Tuesday, August 19, 2008

Free Throw Disparity, Lamar Odom and Vladimar Radmanovic the Difference for the Lakers in Boston

Sunday night, the Los Angeles Lakers dropped game two in Boston by six points. The Lakers now head back home without stealing a game at TD Banknorth Garden. If they lose tonight on their home floor, the series will essentially be over. So what do the Lakers need to do to in order to change the outcome of the game? Fixing the free throw disparity, getting Lamar Odom involved in the offense and changing the role of Vladimar Radmanovic should be the focus of the Lakers and their coaching staff.

The difference in free throw attempts between the teams in the first two games was staggering. After game two, all the Lakers - from the coaching staff to the players - complained about the officiating. In a few isolated incidents, the Lakers had something to gripe about. However, the real difference was the aggressiveness between the teams on the offensive end. The Celtics were forcing the action, while the Lakers offense was simply stagnant.

Game 1 FT
Lakers 21-28, 75%
Celtics 28-35, 80%

Game 2 FT
Lakers 10-10, 100%
Celtics 27-38, 71%

Total FT
Lakers 31-38, 81.6%
Celtics 55-73, 75.3%

To me, the problem starts with Kobe Bryant. In the first two games combined, Bryant shot 13 of 13 from the free throw line. In comparison, Bryant attempted nine free throws a game during the regular season and 9.3 free throws per game so far in the playoffs.

A share of the praise needs to go to Paul Pierce, Ray Allen and James Posey for their outstanding defense in Boston on Bryant. The other share should go to Celtics coaches Doc Rivers and Tom Thibodeau for stressing to the team the importance of crowding Bryant and then coming with an extra defender as he readies to square-up and shoot.

If the Lakers are going to comeback in this series, Kobe Bryant needs to become more aggressive, draw contact and get to the free throw line at a greater rate. Settling for fifteen to eighteen foot jump shots will not help to get the Celtics into the bonus and the Lakers onto the free throw line.

Lamar Odom has really flourished as the third scoring option since the trade for Pau Gasol. Odom is a versatile, left handed scorer who is a tough matchup for the opposition. The only true matchup for the Celtics on Odom is Kevin Garnett. However, Garnett is busy defending Gasol. Therefore, Odom should be free to dominate his matchup. Unfortunately, Odom has had minimal impact in the series thus far.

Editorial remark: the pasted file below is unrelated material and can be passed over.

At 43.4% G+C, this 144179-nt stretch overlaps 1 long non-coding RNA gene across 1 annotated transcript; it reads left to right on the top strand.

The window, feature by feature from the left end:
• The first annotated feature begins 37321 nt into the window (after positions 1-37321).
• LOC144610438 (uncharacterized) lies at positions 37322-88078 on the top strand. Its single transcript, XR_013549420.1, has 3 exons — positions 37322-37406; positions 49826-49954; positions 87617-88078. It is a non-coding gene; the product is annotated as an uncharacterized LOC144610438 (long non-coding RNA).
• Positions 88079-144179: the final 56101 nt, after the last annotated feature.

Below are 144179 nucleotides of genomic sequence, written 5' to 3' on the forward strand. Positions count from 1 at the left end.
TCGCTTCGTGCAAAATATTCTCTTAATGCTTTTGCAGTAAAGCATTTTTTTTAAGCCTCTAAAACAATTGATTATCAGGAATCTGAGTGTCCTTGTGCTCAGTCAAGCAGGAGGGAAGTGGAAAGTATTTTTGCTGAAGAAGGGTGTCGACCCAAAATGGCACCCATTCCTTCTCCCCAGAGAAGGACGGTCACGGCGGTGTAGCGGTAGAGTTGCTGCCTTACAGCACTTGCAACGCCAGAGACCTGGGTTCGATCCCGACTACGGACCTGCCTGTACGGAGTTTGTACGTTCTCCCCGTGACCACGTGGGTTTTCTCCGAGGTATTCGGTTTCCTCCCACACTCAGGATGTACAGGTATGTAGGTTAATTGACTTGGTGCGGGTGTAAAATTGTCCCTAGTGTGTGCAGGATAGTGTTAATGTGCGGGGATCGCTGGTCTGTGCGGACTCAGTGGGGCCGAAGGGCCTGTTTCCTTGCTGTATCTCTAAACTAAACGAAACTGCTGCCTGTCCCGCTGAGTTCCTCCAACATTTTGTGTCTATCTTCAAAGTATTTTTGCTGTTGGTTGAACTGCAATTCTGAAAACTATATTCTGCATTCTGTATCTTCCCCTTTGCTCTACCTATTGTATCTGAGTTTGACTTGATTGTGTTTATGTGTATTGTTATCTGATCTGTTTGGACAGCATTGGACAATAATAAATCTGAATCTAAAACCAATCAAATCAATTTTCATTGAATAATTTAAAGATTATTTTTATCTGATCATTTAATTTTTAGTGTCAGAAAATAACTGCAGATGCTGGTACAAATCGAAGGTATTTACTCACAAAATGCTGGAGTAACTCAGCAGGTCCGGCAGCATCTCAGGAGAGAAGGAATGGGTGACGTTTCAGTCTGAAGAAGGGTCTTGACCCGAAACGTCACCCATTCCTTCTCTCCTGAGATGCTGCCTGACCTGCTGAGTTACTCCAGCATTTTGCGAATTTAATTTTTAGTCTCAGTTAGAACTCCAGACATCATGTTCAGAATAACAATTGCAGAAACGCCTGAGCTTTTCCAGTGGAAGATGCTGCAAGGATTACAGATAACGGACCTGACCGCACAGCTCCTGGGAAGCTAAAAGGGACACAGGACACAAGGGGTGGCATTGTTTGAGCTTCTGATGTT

Game 1:
FTA 11
Reb 6
Assists 1
Plus/Minus -8
Points 14

Game 2:
FTA 11
Reb 8
Assists 2
Plus/Minus -13
Points 10

Odom’s strength is his ability to put pressure on the opposing defense and get the big men in foul trouble. Instead, he has mainly settled for mid-range jump shots in the two games against the Celtics. When Odom has gotten into the paint so far in the series, he has botched layups and even missed a dunk in the third quarter of game two.

When defended by anyone besides Kevin Garnett, Odom needs to be put in a position where he can face-up at the high post and drive the ball to the basket. Odom is also effective in this spot when he forces the opposition to double-team or help on him, then passes out on the perimeter to one of the many effective shooters on the Lakers.

Lastly, by my estimation, the Lakers need to change their defensive matchups. Pierce has been the motor behind the Celtics offense in the first two games of the series. He has been defended mainly by Vladimir Radmanovic, who struggles mightily to keep Pierce in front of him. I would move Bryant over to defend Pierce and limit Radmanovic’s minutes altogether. From the start of the game, Radmanovic should be assigned to shadowing Ray Allen. In other situations where Radmanovic is in the game, he should be defending Kevin Garnett, who has spent most of the series shooting jump shots from around the key. Sasha Vujicic should receive more playing time and be assigned the task of chasing Allen around the perimeter. Although Radmanovic has produced from the perimeter on the offensive end, the Lakers can afford to play him less.

If the Lakers plan to turn around this series, they need to reverse the free throw disparity, get Lamar Odom more involved on offense and change their defensive assignments around in order to slow down the Celtics offense. If the Lakers fail to make these key adjustments during the day layoff, then I expect this series to be over by the end of the weekend.

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